That said, given the above, the key question that arises here is: whether or not, this unprecedented and sudden inflow of equity, into select NBFC-MFIs, raised any alarm bells for the concerned departments (DNBS and other departments) at the RBI, especially in terms of the following:

  • Why has there been a sudden inflow of equity into microfinance and, that too, at a scale not seen before at all?
  • What is the motivation for these people/institutions to invest in microfinance, especially given the fallout of the global economic crisis? As Naina Lal Kidwai is said to have argued at the Sa-Dhan March 2010 National Microfinance Conference and similarly, as N Srinivasan wrote in the State of the Sector Report (2010), we surely need to understand what made microfinance so attractive to equity investors, especially, during a period of serious global economic crisis? This is a critical question indeed. Whether the department of non-bank supervision felt alarmed by this is an aspect that needs attention from the RBI. 
  • What kind of MFIs are receiving this equity inflow, at what valuations and why?
  •  Who is investing in these MFIs and what are their expectations in terms of returns etc? What returns, if any, did the investors actually get?
  •  Where is this equity money coming in from, in terms of countries? This is especially critical given the fears about not–so–legal money (from people like Dawood Ibrahim - Please refer India Today, 6 June 2011) coming into the stock market via foreign institutional investment.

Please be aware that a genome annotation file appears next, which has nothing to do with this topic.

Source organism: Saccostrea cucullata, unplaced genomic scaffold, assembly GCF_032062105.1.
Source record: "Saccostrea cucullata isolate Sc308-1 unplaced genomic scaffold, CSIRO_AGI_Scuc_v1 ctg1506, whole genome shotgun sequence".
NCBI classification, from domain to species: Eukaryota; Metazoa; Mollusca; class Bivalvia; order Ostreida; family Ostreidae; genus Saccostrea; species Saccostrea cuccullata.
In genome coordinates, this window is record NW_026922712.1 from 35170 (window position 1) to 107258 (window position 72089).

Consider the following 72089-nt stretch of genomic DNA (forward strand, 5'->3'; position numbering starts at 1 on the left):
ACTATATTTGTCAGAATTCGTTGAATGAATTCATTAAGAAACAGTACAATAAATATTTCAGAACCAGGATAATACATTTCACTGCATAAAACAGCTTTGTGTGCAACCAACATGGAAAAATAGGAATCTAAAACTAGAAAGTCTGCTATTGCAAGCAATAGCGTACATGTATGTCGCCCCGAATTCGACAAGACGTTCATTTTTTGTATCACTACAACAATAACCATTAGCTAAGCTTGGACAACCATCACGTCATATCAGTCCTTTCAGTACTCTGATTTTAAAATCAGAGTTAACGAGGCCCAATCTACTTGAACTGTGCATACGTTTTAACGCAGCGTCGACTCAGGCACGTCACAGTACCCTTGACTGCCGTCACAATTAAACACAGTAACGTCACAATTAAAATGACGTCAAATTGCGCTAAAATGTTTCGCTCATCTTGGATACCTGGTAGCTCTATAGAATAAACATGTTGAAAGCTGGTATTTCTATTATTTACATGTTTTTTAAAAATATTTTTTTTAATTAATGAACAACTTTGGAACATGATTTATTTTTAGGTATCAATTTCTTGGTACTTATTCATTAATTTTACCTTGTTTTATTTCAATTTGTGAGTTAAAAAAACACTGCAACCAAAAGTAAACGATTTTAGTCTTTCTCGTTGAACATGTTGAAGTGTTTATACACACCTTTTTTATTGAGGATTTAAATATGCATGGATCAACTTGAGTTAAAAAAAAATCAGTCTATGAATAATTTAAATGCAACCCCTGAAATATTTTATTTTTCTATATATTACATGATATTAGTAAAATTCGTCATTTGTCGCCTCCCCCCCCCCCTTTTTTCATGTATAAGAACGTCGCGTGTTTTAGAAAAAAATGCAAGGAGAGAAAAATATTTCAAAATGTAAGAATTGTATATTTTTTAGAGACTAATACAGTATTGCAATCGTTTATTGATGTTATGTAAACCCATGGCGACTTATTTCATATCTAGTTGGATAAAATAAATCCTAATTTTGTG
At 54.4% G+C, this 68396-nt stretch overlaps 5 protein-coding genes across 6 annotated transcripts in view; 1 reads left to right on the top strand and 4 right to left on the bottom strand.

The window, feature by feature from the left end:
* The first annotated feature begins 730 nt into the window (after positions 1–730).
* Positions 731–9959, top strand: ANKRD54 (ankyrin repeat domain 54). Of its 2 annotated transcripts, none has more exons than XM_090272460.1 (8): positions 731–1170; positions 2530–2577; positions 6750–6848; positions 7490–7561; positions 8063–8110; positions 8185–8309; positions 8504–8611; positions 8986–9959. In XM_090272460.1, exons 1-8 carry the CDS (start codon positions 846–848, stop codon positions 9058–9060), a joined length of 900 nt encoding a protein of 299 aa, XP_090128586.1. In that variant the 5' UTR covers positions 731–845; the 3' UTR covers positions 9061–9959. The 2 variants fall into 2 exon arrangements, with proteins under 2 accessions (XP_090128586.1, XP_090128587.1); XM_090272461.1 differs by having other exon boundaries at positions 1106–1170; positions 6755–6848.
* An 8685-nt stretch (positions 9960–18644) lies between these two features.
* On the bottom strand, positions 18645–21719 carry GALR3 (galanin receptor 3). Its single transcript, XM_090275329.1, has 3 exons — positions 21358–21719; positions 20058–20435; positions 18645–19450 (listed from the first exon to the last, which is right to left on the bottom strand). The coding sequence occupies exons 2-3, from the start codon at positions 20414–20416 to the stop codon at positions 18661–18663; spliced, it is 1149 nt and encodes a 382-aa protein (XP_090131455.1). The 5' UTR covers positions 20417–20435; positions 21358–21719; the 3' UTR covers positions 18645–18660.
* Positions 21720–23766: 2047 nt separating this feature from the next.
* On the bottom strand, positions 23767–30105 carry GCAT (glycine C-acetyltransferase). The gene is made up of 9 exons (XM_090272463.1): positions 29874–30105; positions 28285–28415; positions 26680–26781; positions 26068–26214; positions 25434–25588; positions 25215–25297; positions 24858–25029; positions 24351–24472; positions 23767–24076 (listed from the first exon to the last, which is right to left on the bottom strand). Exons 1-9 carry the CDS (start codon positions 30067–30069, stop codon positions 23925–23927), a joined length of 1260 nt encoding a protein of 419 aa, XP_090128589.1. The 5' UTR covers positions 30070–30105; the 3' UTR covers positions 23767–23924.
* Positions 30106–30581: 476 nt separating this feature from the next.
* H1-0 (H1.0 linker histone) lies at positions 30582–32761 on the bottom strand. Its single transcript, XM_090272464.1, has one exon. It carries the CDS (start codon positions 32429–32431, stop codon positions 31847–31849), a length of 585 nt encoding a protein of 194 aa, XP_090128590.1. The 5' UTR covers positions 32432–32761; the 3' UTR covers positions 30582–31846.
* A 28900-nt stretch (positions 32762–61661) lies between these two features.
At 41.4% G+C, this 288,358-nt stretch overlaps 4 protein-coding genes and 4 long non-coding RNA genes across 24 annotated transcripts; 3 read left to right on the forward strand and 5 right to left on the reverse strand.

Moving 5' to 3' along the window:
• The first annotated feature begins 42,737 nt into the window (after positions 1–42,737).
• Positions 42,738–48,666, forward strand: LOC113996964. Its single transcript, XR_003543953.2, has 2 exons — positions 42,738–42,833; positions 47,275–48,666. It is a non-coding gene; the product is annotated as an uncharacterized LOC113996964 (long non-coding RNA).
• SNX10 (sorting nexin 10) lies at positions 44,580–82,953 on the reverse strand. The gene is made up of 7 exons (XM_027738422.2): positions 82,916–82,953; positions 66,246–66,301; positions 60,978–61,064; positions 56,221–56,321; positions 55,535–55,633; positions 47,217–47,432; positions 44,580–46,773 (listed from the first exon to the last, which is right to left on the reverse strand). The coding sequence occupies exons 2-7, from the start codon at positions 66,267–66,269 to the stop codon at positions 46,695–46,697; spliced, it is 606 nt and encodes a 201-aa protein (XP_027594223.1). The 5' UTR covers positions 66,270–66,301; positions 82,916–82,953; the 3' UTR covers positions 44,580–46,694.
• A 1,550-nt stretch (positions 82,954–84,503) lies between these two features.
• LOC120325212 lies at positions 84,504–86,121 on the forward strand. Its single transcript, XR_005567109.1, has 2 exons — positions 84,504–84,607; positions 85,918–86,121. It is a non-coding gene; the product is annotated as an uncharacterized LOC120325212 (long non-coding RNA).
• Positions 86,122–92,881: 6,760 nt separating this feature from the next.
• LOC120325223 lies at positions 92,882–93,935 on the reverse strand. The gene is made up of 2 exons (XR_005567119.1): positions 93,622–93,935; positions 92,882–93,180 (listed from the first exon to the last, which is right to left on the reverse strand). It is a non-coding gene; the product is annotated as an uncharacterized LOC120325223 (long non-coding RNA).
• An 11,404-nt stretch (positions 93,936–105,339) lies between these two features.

•   Is there anything abnormal with the operations of these MFIs in terms of growth or profits or earnings per share or promoter and management compensation etc?

OK, there is some very interesting data—on the last point with regard to these five Andhra Pradesh headquartered MFIs—in an excellent Intellecap report. As the Intellecap report ( notes,

“Indian MFIs are receiving the highest valuations in the world. A recent report by the Consultative Group to Assist the Poor (CGAP) and JP Morgan (CGAP, JP Morgan, occasional Paper: Microfinance Global Valuation Survey 2010, March 2010) shows that the median price to book value (P/BV) multiple is 5.9 in India, thrice that of global multiples. Some have been quick to call this “irrational exuberance” on the part of investors.